We last met Miss Larson, a long-time university insider, in “The Corporatization of the University“. Is the Doctrine of Unexpected Consequences to strike in the government takeover of student loans? Larson says yes.
‘Tis the season for predictions. There is something about the end of the year that brings out one’s inner astrologer. For fun, let’s push the timeframe out further than 365 days, and consider the fate of the American university, circa 2024.
Some may claim that the decay has already set in (i.e., poor student quality; computer-aided grading; staff reductions; contracting out) but what will be wrought in ten years’ time?
Student body. Incoming freshman will be woefully prepared for what was known heretofore as “college-level” work. Colleges will be offering more remedial work, and four years of college will have more in common with the high school experience of 1984 than the college experience of 2014. The reliance on computers and other devices will leave this generation of scholars with shockingly under developed motor skills. For instance, the act of holding a pencil and squiggling a line will be beyond the capacity of many, but never fear, this is not a skill that will be valued. Having a dexterous and calloused index finger will be the mark of a true brain. (New terminology is in order, as “index” is a remnant of another era.)
Traditional assignments (i.e., term papers, essays, oral exams) will be replaced by perfunctory multiple-choice final exams that can be administered on a smarty phone and graded electronically. The underlying assumption is that students will have to make some effort, however modest, at learning. Although more progressive institutions will dispense with grading altogether, and offer a diploma after a suitable interval after the transfer payment is made or the check clears.
Student loans. Student loans will be largely transfer payments between the Fed and the individual colleges. As such, there will be no motivation to cap tuition rates. Due to a stroke of bureaucratic genius, students will still be on the hook for a lifetime of payments (i.e., taxes), even if they (or their parents) were able to pay full tuition up front (in the name of “fairness”, everyone must be burdened).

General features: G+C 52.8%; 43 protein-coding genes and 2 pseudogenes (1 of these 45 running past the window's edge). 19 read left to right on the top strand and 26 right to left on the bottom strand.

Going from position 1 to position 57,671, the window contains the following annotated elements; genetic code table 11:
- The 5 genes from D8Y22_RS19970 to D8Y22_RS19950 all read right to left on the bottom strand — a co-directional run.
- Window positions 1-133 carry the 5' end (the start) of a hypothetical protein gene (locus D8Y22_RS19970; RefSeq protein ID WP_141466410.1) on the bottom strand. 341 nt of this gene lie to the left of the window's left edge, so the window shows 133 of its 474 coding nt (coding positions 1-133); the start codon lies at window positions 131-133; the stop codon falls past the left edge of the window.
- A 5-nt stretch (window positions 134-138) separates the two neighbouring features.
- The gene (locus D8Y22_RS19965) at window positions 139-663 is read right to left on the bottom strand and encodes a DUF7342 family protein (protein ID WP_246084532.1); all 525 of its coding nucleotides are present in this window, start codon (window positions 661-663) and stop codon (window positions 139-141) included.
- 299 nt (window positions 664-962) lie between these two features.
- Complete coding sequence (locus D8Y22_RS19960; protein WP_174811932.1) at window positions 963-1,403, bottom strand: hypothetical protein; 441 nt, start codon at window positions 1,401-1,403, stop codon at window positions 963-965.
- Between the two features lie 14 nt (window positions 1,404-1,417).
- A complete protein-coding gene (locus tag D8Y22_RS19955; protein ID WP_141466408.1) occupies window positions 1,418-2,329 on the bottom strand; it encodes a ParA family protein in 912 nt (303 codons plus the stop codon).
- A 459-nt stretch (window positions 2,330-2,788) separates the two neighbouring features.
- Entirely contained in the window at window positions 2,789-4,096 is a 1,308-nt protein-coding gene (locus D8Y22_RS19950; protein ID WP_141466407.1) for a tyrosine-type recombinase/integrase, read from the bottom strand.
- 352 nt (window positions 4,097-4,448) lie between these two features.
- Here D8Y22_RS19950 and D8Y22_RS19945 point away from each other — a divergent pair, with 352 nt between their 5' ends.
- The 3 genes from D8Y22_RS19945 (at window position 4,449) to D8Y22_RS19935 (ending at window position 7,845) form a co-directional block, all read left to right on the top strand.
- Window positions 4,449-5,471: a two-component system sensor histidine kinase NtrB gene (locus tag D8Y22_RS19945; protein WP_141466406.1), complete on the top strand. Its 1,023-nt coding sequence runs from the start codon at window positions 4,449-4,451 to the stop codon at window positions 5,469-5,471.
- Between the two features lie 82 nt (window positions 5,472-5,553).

Professors. Most of the baby-boomers will be shown the door, implicitly or explicitly. The few left with tenure will have long ago abandoned any ideas of shared governance. It is hard to make the meetings when you’re working from home.
Star professors will be made into holograms, and while the professors may think they have the freedom to move to a better location or for a higher salary, they will find that they are little better than indentured servants. Their images will be property of their home university, and can be shared (for a price) with other schools. The technology will be such that the professor will have an eternal academic life, and will live on after his or her natural death (yet another avenue of cost savings).
Curriculum. With improvements in online teaching, curriculum and course syllabi will be uniform (Common Core 2.0?). There will be no quirky offerings that satisfy an individual professor’s research interests. By confining learning to an artificial frame designed by so-called experts will spell the End of Knowledge, at least in an academic setting.
Federal grants. The government will give up the charade of awarding grants. Instead, block grants will be given to each university based on a number of criteria. These grants will be folded into the student tuition transfer payments. Having a dedicated income stream, with a guaranteed 3.5 percent annual increase, is enough to put the mind of many a university president at ease.
Administration. The ruling class of the university will continue to grow. There is no limit to the number of vice provost, vice president, assistant dean, and associate dean positions that can be created.
Staff. University staff—those in the middle and on the lower end of the totem pole—will become extinct. With changes in curriculum, course delivery, and grading practices, there will be no need for support staff for professors or their departments. There will be a greater reliance on outside contractors, not only in providing services to dining and campus life, but also to libraries, facilities management, and fiscal/finance/budgeting.
Now, back to you, dear reader. What are your predictions for the future of higher education for 2024?